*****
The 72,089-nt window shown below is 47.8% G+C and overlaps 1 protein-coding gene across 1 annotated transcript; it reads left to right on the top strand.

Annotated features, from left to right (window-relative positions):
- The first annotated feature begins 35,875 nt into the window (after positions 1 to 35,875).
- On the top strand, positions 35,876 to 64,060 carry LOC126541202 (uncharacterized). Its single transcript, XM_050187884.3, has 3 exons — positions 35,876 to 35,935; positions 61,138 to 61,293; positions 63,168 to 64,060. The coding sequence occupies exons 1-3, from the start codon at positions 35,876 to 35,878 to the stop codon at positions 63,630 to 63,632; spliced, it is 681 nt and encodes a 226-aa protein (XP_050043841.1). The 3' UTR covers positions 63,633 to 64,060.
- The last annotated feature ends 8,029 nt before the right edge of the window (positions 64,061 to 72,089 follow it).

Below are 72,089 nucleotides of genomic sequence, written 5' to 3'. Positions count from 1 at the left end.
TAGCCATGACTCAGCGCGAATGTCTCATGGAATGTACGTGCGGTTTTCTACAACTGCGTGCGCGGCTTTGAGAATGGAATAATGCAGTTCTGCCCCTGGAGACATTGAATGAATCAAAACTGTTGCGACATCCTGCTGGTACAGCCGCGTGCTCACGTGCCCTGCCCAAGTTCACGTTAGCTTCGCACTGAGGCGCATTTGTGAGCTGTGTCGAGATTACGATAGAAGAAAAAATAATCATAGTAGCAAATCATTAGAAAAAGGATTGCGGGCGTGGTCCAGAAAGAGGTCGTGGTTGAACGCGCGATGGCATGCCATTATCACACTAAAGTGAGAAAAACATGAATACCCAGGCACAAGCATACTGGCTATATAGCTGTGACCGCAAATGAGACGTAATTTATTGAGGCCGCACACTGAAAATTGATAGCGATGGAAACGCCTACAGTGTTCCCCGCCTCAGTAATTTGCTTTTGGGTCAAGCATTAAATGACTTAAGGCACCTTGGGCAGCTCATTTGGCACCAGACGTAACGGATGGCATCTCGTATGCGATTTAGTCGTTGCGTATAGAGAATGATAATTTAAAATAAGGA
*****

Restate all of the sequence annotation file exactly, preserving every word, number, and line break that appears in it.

The 72,089-nt window shown below is 47.8% G+C and overlaps 1 protein-coding gene across 1 annotated transcript; it reads left to right on the top strand.

Annotated features, from left to right (window-relative positions):
- The first annotated feature begins 35,875 nt into the window (after positions 1 to 35,875).
- On the top strand, positions 35,876 to 64,060 carry LOC126541202 (uncharacterized). Its single transcript, XM_050187884.3, has 3 exons — positions 35,876 to 35,935; positions 61,138 to 61,293; positions 63,168 to 64,060. The coding sequence occupies exons 1-3, from the start codon at positions 35,876 to 35,878 to the stop codon at positions 63,630 to 63,632; spliced, it is 681 nt and encodes a 226-aa protein (XP_050043841.1). The 3' UTR covers positions 63,633 to 64,060.
- The last annotated feature ends 8,029 nt before the right edge of the window (positions 64,061 to 72,089 follow it).

Below are 72,089 nucleotides of genomic sequence, written 5' to 3'. Positions count from 1 at the left end.
TAGCCATGACTCAGCGCGAATGTCTCATGGAATGTACGTGCGGTTTTCTACAACTGCGTGCGCGGCTTTGAGAATGGAATAATGCAGTTCTGCCCCTGGAGACATTGAATGAATCAAAACTGTTGCGACATCCTGCTGGTACAGCCGCGTGCTCACGTGCCCTGCCCAAGTTCACGTTAGCTTCGCACTGAGGCGCATTTGTGAGCTGTGTCGAGATTACGATAGAAGAAAAAATAATCATAGTAGCAAATCATTAGAAAAAGGATTGCGGGCGTGGTCCAGAAAGAGGTCGTGGTTGAACGCGCGATGGCATGCCATTATCACACTAAAGTGAGAAAAACATGAATACCCAGGCACAAGCATACTGGCTATATAGCTGTGACCGCAAATGAGACGTAATTTATTGAGGCCGCACACTGAAAATTGATAGCGATGGAAACGCCTACAGTGTTCCCCGCCTCAGTAATTTGCTTTTGGGTCAAGCATTAAATGACTTAAGGCACCTTGGGCAGCTCATTTGGCACCAGACGTAACGGATGGCATCTCGTATGCGATTTAGTCGTTGCGTATAGAGAATGATAATTTAAAATAAGGA